How can you tell when numbing pain in your hand is a sign of something much worse? For Sean, he would soon come to learn of the complexities of the human body first hand through a frightening discovery; this is his story.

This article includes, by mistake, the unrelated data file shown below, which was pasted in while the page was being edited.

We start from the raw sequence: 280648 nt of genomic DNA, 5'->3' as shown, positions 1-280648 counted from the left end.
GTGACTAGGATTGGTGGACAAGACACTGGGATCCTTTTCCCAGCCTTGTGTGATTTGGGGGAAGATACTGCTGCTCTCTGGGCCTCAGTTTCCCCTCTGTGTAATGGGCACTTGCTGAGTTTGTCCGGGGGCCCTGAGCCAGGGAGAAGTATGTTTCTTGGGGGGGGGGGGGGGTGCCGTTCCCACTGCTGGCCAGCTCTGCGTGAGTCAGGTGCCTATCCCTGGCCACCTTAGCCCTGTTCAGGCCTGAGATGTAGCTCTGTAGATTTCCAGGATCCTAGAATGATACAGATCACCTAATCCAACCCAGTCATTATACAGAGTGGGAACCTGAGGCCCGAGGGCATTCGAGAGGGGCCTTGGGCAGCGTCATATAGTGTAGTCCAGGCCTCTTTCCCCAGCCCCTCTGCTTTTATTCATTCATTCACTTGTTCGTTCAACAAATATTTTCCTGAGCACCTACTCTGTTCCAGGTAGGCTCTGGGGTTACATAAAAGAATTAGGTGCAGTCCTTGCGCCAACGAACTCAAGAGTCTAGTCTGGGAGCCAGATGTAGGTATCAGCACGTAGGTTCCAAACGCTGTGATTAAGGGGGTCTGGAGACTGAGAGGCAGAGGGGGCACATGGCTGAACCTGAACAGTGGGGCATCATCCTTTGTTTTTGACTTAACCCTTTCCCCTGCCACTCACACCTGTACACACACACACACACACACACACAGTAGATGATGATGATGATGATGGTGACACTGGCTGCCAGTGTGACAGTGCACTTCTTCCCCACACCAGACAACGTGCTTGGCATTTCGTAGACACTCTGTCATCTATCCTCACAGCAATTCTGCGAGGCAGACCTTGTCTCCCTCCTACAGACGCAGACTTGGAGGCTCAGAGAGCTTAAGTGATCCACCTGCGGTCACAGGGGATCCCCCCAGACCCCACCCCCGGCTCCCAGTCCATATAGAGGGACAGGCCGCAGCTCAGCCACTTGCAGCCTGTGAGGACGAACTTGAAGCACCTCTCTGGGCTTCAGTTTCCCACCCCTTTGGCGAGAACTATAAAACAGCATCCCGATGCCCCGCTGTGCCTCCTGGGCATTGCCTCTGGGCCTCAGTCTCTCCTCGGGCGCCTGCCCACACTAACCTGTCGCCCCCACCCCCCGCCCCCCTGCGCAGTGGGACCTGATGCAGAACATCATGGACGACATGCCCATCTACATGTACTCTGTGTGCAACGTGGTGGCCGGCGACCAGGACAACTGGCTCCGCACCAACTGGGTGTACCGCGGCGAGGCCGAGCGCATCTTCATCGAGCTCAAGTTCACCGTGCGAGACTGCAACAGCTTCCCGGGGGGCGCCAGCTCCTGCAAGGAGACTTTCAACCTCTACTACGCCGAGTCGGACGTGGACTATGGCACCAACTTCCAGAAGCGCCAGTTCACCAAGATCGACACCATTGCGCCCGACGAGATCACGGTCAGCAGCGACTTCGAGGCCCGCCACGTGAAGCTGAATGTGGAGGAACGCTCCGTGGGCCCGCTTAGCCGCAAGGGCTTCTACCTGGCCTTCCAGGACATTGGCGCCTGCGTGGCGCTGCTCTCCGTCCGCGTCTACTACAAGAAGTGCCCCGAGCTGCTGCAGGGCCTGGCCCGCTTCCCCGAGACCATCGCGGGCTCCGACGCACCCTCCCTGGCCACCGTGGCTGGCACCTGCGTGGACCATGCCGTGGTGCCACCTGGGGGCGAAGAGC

Sean: My name is Sean, I'm 43 years old, and I was diagnosed with herniated discs, C3 and C4. The pain started to the right of my spine, and quickly grew, and traveled down my arm. It wasn't long after that I started to go numb in my hand, that certainly was intimidating. One morning the pain became excruciating. I went into the emergency room, and they asked me what the pain level was, and I told them it felt like a 10, but was probably an 8 or 9. The MRI showed that I not only had one, but two herniated discs, C3 and C4. I was able to learn from an orthopedic specialist the extent of my injury." Dr. Tehrany: "The disc is like a jelly donut, inside the bone there's a disc, the disc is the jelly donut, so when that can get herniated, the jelly can squirt out of the donut, and it can press against the nerves. There's a point at which, depending upon who you are, the nerve pressure and damage goes from one point to being reversible, to being irreversible, and that's the concern.